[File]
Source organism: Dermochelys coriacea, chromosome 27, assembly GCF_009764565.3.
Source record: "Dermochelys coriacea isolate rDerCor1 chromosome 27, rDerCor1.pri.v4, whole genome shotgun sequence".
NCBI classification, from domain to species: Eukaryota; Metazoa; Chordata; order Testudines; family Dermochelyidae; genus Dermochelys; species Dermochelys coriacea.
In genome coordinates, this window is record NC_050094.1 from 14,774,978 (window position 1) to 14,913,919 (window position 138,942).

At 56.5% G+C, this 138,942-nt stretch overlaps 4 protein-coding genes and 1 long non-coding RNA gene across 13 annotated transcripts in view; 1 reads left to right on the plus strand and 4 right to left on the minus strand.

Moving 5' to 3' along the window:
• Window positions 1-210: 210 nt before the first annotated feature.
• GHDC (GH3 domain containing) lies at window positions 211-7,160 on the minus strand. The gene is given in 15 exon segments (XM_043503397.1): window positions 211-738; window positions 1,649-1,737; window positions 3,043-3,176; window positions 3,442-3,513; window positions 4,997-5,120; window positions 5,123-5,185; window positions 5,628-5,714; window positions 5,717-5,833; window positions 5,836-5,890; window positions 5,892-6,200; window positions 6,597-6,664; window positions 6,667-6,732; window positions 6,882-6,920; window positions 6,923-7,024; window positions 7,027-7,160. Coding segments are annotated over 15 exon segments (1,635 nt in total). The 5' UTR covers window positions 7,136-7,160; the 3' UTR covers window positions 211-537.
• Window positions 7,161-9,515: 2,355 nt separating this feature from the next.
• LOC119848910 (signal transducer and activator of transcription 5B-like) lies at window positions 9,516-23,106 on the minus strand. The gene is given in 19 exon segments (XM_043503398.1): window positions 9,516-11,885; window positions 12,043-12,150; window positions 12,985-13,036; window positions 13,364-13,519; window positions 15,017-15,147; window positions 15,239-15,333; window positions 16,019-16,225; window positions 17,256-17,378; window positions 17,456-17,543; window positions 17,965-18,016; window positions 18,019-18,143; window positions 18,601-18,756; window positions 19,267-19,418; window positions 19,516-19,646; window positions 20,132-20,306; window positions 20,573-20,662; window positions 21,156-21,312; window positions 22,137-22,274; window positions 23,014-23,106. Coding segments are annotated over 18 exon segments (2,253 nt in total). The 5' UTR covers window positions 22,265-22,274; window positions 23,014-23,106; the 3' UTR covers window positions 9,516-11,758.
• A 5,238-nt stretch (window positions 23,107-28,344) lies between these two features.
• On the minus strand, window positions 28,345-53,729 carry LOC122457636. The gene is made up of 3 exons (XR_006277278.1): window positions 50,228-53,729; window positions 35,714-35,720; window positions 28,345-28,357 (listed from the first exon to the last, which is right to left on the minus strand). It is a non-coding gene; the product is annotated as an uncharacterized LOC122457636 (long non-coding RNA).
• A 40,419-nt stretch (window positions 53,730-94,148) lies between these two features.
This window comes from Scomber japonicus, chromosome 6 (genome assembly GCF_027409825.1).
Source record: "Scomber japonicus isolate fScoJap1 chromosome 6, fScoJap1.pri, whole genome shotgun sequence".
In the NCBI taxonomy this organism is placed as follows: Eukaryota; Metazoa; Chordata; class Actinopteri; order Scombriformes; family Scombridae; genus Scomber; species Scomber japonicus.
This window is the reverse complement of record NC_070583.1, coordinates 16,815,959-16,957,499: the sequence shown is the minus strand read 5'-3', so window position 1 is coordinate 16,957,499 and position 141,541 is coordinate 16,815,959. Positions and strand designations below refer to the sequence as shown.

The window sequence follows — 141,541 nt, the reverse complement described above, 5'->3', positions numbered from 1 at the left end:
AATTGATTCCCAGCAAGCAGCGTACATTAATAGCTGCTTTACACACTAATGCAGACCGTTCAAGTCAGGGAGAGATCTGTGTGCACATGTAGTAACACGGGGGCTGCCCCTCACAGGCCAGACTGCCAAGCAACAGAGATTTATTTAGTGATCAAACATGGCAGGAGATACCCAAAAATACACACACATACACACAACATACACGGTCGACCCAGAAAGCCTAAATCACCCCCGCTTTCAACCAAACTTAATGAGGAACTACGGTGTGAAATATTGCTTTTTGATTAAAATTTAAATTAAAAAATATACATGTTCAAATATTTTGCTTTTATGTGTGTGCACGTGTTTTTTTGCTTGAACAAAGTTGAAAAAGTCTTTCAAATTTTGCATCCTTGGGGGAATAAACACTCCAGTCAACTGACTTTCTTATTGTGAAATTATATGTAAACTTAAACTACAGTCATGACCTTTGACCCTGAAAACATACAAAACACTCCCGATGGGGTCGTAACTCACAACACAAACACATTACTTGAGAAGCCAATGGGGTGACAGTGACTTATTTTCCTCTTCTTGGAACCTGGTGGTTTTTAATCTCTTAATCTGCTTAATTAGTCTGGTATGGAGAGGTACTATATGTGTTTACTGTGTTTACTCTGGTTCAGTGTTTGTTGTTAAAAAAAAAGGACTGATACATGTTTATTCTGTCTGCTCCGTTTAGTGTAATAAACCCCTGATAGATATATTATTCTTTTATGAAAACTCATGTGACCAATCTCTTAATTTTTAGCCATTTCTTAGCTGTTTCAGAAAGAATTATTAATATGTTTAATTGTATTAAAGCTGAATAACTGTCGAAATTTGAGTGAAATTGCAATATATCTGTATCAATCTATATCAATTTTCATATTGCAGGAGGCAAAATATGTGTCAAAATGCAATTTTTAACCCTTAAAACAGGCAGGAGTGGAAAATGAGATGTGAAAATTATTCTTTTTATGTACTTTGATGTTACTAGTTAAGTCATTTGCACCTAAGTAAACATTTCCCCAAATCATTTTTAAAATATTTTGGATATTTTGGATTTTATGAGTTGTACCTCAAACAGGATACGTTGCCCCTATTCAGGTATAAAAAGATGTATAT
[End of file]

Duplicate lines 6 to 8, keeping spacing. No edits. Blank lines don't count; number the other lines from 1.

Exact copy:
Moving 5' to 3' along the window:
• Window positions 1-210: 210 nt before the first annotated feature.
• GHDC (GH3 domain containing) lies at window positions 211-7,160 on the minus strand. The gene is given in 15 exon segments (XM_043503397.1): window positions 211-738; window positions 1,649-1,737; window positions 3,043-3,176; window positions 3,442-3,513; window positions 4,997-5,120; window positions 5,123-5,185; window positions 5,628-5,714; window positions 5,717-5,833; window positions 5,836-5,890; window positions 5,892-6,200; window positions 6,597-6,664; window positions 6,667-6,732; window positions 6,882-6,920; window positions 6,923-7,024; window positions 7,027-7,160. Coding segments are annotated over 15 exon segments (1,635 nt in total). The 5' UTR covers window positions 7,136-7,160; the 3' UTR covers window positions 211-537.